September 28, 2021I published THIS article on my website and Facebook. I announced I had changed my mind about the LGBTQ community.
Before publishing the article I wondered if anyone would even notice. After all, I was a 67-year-old ordained minister without a current ministry in the Church of the Nazarene. I didn’t even teach Sunday School, nor had I preached in more than a year.
I was surprised that my 511-word article, and a few Facebook comments, resulted in efforts to compel me to recant my position or surrender my ministerial credentials, rather than risk them being revoked by action of a Board of Discipline.
Here’s a brief summary of my journey.
My District Superintendent called me in for a meeting to discuss my views. This congenial meeting, held the last week of September, ended with a request not to publish more articles on the LGBTQ community on social media. On October 6, I wrote my District Superintendent and let him know I respected his position, but God wanted me to keep writing. The next day he emailed and indicated it would now be necessary to meet with him and a member of the District Advisory Board.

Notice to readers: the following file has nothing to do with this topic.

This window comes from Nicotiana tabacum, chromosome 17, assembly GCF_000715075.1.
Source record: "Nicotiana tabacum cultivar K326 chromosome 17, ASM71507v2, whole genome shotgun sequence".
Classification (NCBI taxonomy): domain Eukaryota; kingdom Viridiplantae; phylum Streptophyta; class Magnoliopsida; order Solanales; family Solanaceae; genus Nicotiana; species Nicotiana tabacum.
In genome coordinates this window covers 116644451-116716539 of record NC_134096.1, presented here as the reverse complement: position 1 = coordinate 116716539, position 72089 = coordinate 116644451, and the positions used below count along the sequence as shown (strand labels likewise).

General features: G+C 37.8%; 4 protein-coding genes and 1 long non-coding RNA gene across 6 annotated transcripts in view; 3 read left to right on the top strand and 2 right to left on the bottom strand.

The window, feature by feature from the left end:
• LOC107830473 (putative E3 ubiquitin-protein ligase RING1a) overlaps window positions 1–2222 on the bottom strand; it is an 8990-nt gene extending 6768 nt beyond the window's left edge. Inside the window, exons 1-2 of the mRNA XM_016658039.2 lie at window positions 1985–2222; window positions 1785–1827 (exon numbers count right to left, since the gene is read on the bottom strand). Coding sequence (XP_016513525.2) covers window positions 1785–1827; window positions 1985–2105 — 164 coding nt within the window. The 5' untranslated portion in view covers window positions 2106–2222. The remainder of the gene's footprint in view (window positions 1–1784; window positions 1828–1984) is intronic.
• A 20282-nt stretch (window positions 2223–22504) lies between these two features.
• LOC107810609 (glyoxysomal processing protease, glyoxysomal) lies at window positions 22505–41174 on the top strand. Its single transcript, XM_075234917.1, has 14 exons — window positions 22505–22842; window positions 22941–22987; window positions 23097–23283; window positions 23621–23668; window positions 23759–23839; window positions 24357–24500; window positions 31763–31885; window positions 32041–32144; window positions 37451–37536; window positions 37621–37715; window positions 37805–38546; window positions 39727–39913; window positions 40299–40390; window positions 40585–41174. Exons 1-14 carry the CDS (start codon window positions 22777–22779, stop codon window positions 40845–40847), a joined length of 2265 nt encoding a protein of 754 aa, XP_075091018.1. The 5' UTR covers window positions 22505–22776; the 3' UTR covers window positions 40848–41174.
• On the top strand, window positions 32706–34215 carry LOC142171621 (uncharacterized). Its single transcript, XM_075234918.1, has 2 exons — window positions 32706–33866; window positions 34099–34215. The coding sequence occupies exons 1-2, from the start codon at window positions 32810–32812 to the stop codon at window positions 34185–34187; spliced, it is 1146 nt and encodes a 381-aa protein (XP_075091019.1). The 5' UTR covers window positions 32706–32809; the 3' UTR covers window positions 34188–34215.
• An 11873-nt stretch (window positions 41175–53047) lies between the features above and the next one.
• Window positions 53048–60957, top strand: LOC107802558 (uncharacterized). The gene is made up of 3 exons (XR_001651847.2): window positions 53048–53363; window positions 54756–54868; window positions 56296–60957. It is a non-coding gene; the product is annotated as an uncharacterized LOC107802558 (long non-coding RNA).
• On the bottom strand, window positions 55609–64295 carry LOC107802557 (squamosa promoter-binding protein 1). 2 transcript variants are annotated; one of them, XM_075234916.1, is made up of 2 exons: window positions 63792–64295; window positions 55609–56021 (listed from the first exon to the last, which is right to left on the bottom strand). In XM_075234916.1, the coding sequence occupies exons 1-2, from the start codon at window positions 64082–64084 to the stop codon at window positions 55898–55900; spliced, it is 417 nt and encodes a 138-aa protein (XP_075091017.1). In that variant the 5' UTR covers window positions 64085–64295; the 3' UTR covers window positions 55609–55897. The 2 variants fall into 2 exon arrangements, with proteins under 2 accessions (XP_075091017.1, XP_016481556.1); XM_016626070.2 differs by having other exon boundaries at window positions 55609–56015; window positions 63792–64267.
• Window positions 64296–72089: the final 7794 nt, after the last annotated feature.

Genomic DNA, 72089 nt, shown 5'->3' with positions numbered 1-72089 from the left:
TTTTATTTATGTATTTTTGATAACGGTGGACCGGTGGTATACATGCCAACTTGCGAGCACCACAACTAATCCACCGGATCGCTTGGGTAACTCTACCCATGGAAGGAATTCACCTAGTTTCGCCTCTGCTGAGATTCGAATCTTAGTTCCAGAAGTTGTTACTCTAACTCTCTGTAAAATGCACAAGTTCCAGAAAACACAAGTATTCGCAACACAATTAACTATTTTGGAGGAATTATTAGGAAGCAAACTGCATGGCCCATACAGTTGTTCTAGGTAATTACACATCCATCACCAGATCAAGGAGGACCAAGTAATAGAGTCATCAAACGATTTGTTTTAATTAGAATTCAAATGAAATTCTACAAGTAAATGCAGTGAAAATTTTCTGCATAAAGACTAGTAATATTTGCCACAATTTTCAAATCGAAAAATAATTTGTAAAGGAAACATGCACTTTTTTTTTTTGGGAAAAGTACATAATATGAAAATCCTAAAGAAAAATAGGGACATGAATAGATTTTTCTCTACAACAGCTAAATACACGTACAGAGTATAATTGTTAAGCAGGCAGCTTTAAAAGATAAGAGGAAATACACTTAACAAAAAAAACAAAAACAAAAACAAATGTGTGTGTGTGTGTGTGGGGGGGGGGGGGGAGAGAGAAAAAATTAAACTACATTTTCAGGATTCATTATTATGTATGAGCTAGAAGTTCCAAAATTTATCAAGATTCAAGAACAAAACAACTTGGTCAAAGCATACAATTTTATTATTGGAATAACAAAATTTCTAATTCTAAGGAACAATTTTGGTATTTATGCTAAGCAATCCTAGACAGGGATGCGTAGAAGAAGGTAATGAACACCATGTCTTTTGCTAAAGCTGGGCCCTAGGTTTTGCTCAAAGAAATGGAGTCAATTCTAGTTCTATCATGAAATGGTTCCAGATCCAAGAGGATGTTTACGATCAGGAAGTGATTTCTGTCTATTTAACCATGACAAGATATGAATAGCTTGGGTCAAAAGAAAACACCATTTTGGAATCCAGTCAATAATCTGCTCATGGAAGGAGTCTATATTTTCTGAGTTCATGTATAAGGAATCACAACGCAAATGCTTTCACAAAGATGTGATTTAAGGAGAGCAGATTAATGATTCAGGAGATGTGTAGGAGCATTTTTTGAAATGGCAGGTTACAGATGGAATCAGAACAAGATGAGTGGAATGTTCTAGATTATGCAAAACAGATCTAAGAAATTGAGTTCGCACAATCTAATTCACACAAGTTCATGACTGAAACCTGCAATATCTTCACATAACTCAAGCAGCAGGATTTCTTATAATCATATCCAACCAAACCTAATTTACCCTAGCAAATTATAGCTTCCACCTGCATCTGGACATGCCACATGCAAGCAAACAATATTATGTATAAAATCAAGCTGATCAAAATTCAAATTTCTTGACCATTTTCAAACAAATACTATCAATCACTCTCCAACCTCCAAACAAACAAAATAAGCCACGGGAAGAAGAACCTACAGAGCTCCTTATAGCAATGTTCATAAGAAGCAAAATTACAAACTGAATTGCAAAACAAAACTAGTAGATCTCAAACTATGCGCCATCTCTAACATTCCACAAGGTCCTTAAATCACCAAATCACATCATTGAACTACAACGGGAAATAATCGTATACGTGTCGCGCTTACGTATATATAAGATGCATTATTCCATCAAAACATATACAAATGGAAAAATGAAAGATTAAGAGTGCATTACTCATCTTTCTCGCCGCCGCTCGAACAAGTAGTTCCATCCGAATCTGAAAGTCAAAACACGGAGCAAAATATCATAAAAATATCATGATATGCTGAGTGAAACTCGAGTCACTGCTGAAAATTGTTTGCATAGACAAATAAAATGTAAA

At that meeting, held October 13, various documents were made available for me to sign. These formal documents, if signed, meant I would lose my ministerial credentials. I also had the option of “recanting.” I refused to sign any document. Recanting was not an option for me.
On November 5, I received a registered letter containing the official document of formal charges dated October 20 and signed by two elders on the Michigan District. These charges were for “teaching doctrine out of harmony with the Church of the Nazarene.” (You can see the official charges at the end of this article.)
The District Advisory Board reviewed the charges and found them to be credible. As a result, they formed an investigative committee. Unknown to me, this committee “investigated” the charges and met on October 28. I was never contacted by them. They wrote a one sentence report to the District Advisory Board affirming that the charges were credible and recommended further action be taken.